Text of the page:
In my last posting I argued that we should drop all talk about Artificial Intelligence when discussing the semantic web, web 3.0, etc., and acknowledge that in fact it’s all about data. There are two points in that statement. I was scratching an itch and so I only argued one of them. So what about my other claim?

While I’m not ready to describe what my company is doing, there’s a lot I can say about why I claim that data is the important thing.

Suppose something crops up in the non-computational “real-world” and you decide to use a computer to help address the situation. An *inevitable* task is to take the real-world situation and somehow get it into the computational system so the computer can act on it. Thus one of the very first tasks we face when deciding to use a computer is one of *representation*. Given information in the real world, we must choose how to represent it as data in a computer. (And it always is a choice.)

So when I say that data is important, I’m mainly referring to information representation. In my opinion, representation is the unacknowledged cornerstone of problem solving and algorithms. It’s fundamentally important and yet it’s widely ignored.

When computer scientists and others talk about problem solving and algorithms, they usually ignore representation. Even in the genetic algorithms community, in which representation is obviously needed and is a required explicit choice, the subject receives little attention. But if you think about it, *in choosing a representation you have already begun to solve the problem*. In other words, representation choice is a part of problem solving. But it’s never talked about as being part of a problem-solving algorithm. In fact though, if you choose your representation carefully the rest of the problem may disappear or become so trivial that it can be solved quickly by exhaustive search. Representation can be *everything*.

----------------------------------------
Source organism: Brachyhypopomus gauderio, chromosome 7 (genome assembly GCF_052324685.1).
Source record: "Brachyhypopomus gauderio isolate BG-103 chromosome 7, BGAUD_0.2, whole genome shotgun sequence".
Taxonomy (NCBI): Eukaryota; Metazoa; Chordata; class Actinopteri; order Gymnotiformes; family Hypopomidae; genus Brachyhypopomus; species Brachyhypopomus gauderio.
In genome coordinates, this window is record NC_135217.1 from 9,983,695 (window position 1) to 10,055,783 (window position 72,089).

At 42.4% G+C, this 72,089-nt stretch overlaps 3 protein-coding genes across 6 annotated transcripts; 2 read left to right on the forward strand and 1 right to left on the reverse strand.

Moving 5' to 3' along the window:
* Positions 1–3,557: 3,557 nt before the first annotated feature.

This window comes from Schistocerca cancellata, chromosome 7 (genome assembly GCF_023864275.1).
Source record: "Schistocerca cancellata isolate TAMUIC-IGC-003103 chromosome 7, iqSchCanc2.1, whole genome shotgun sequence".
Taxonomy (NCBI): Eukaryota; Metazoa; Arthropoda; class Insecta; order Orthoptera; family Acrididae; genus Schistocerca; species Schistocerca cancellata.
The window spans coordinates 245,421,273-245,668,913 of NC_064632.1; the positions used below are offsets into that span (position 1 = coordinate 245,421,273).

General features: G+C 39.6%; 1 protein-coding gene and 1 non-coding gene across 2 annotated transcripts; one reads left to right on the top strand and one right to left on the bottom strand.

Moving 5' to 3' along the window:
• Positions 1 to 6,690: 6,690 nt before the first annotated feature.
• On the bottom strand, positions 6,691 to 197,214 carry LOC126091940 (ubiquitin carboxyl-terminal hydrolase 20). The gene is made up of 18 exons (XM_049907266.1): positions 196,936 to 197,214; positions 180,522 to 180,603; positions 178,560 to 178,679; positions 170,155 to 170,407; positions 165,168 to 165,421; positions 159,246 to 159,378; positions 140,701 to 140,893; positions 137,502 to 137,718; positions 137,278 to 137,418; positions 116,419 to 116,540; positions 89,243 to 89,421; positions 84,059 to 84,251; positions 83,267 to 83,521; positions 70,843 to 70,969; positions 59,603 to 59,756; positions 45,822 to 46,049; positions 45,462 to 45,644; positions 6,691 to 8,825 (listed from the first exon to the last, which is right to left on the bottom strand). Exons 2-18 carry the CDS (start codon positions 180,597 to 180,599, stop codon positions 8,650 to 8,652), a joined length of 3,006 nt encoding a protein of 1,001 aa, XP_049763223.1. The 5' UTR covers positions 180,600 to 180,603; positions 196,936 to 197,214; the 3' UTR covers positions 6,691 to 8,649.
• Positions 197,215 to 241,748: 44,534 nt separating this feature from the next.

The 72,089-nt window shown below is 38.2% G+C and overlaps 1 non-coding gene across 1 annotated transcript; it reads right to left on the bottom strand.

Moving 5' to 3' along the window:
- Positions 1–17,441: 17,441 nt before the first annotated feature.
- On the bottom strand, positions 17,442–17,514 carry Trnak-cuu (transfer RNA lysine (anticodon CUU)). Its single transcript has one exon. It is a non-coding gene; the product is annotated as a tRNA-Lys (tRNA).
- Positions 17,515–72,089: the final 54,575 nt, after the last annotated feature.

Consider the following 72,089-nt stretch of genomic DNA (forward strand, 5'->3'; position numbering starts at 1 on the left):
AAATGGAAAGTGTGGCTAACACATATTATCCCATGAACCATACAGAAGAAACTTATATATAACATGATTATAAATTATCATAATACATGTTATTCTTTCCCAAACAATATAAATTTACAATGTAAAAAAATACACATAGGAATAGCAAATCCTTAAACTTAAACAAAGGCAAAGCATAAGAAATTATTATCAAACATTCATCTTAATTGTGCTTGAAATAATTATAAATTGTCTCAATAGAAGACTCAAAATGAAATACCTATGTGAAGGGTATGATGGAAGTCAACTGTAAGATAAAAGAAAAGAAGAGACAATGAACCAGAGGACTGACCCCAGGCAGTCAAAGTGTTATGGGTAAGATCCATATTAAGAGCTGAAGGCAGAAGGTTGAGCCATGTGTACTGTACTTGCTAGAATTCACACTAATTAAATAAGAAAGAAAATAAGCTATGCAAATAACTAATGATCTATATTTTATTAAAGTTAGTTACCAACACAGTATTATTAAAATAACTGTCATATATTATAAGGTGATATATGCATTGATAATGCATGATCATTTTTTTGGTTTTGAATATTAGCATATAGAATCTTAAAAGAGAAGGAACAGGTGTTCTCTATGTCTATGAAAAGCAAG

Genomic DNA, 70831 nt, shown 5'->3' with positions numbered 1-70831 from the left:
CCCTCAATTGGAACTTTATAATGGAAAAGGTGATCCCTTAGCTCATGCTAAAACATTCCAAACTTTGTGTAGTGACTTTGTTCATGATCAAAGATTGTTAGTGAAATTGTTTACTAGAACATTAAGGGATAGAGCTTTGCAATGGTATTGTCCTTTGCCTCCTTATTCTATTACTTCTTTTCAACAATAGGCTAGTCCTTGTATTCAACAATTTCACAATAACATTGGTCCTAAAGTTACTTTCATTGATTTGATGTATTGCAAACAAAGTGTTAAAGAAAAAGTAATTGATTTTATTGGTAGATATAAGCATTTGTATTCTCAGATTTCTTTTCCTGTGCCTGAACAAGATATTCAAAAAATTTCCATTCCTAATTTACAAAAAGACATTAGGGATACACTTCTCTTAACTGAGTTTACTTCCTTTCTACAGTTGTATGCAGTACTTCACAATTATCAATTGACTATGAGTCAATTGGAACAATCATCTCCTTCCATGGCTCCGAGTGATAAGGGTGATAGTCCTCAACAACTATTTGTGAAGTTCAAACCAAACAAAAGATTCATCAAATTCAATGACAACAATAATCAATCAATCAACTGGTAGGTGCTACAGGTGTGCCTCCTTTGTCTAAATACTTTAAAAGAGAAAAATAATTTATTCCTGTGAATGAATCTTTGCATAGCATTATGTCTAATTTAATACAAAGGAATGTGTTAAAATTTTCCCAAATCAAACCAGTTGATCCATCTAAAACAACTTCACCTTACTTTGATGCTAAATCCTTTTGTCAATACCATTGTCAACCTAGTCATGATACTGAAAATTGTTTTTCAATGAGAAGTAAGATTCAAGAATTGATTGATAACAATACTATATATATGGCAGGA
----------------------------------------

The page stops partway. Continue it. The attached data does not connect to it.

To illustrate why, here are a couple of examples.

Example 1. Suppose I ask you to use a computer to find two positive integers that have a sum of 15 and a product of 56. First, let’s pick some representation of a positive integer. How about a 512-bit binary string for each integer? That should cover it, I guess. We’ll have two of them, so that will be 1,024 bits in our representation. And here’s an algorithm, more or less: repeatedly set the 1,024 bits at random, add the corresponding integer values, to see if they sum to 15. If so, multiply them and check the product too.

But wait, wait, wait… even my 7-year-old could tell you that’s not a sensible approach. It will work, eventually. The state search space has 2^{1024} candidate solutions. Even if we test a billion billion billion of them per second, it’s going to take much longer than a billion years.

Instead, we could think a little about representation before considering what would classically be called the algorithm. Aha! It turns out we could actually represent each integer using just 4 bits, without risk of missing the solution. Then we can use our random (or an exhaustive) search algorithm, and have the answer in about a billionth of a second. Wow.

Of course this is a deliberately extreme example. But think about what just happened. The problem and the algorithm are the same in both of the above approaches. The only thing that changed was the representation. We coupled the stupidest possible algorithm with a good representation and the problem became trivial.

Example 2. Consider the famous Eight Queens problem (8QP). That’s considerably harder than the above problem. *Or is it?*

Let’s represent a chess board in the computer using a 64-bit string, and make sure that exactly 8 bits are set to one to indicate the presence of a queen. We’ll devise a clever algorithm for coming up with candidate 64-bit solutions, and write code to check them for correctness. But the search space is 2^{64}, and that’s not a small number. It could easily take a year to run through that space, so the algorithm had better be pretty good!